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October 12, 2007 - Image 1

Resource type:
The Michigan Daily, 2007-10-12

Disclaimer: Computer generated plain text may have errors. Read more about this.

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Giving Michigan a midterm evaluation
Football Saturday, inside
ZIie lid1iipn Dai1jj

Ann Arbor, Michigan

Friday, October 12, 2007


Martin: Crisler next to be renovated

Possible changes to
Crisler Arena, according
to Athletic Director Bill
" Repairs to the roof
" New air handling,
electrical and mechanical
* New seats
' Improved lighting,
" More concession stands
" More seating for disabled
* Wider aisles with hand-
* A curtain to block offthe
upper deck for smaller events
* An extra mat for the wres-
tling practicefacility
* A practice courtfor bas-
ketball teams
* A new sound system

Athletic Department has
no concrete plans yet to
pay for project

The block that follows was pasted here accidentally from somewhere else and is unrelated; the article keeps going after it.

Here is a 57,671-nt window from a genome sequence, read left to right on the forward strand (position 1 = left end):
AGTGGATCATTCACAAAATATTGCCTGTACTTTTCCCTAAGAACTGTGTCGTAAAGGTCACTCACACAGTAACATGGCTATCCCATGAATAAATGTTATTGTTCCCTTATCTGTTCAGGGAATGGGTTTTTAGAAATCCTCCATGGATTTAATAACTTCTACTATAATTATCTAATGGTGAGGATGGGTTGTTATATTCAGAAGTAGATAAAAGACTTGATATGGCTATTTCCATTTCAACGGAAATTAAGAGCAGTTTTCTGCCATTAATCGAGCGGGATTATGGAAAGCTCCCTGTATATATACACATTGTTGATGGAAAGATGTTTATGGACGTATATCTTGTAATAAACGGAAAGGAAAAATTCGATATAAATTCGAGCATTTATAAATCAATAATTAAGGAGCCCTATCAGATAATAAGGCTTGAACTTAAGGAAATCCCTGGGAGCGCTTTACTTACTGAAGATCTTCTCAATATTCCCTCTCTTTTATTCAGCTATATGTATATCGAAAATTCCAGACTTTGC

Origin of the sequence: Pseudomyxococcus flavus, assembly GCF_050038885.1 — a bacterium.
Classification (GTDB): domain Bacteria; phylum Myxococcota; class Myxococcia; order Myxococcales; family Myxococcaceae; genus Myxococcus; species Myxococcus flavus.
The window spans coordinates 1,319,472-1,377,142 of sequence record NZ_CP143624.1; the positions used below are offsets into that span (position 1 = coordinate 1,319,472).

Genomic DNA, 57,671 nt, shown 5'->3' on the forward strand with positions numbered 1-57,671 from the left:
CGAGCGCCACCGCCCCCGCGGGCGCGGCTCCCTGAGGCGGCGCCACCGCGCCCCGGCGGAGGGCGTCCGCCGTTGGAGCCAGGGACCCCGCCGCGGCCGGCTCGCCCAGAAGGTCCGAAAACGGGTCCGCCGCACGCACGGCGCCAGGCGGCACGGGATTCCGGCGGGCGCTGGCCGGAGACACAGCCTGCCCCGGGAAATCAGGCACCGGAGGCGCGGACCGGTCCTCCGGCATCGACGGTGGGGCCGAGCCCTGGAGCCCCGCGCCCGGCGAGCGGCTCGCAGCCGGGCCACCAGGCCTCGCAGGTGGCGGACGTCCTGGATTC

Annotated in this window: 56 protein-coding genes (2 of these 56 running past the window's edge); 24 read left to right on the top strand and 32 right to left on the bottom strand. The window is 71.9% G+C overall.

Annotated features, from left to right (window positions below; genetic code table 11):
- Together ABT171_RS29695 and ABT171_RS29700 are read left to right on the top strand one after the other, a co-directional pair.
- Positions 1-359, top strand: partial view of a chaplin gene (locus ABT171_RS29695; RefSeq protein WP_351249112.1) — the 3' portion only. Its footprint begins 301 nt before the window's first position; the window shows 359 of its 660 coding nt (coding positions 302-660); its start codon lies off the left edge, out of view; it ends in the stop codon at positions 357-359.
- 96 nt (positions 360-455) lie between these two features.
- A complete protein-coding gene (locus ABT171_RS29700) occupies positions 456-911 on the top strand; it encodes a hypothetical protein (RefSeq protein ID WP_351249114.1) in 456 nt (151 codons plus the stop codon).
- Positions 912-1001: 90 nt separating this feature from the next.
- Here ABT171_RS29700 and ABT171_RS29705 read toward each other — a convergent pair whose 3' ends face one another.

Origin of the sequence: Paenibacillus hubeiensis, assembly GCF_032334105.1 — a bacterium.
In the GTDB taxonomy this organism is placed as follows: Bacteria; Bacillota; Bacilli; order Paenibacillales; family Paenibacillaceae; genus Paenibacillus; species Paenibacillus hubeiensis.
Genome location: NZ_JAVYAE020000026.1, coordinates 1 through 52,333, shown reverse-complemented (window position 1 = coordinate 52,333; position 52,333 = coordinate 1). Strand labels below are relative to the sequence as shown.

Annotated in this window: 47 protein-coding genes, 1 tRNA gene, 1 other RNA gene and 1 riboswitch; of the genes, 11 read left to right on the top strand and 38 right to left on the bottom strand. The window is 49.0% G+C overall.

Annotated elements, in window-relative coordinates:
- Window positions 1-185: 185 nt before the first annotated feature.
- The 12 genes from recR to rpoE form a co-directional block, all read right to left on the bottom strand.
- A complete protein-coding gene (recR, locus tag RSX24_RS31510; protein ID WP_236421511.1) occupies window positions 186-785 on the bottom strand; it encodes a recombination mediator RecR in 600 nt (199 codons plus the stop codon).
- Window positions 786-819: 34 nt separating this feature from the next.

Daily News Editor
Though construction might be several
years away, the Athletic Department is tak-
ing steps toward a renovation of Crisler
University Athletic Director Bill Martin
said the Athletic Department hopes to begin
the project after it finishes work on Michigan
Stadium. That project is scheduled to begin
this fall and wrap up by the beginning of the
2009 football season.
He said Crisler's infrastructure needs
major work, though he's content with the
arena's size, location and architecture.
Crisler - the home of the University's men's
and women's basketball teams and the train-
ing facilities for the men's wrestlingteam and
women's gymnastics team - hasn't under-

gone major repairs since it opened in 1967.
The Athletic Department has commis-
sioned a study of the building's infrastruc-
ture to determine what a renovation project
would need to accomplish. Martin said he
has seen a preliminary report and expects
the final version within two months.
According to the initial report, the
arena needs a new roof as well as improved
mechanical, electrical and ventilation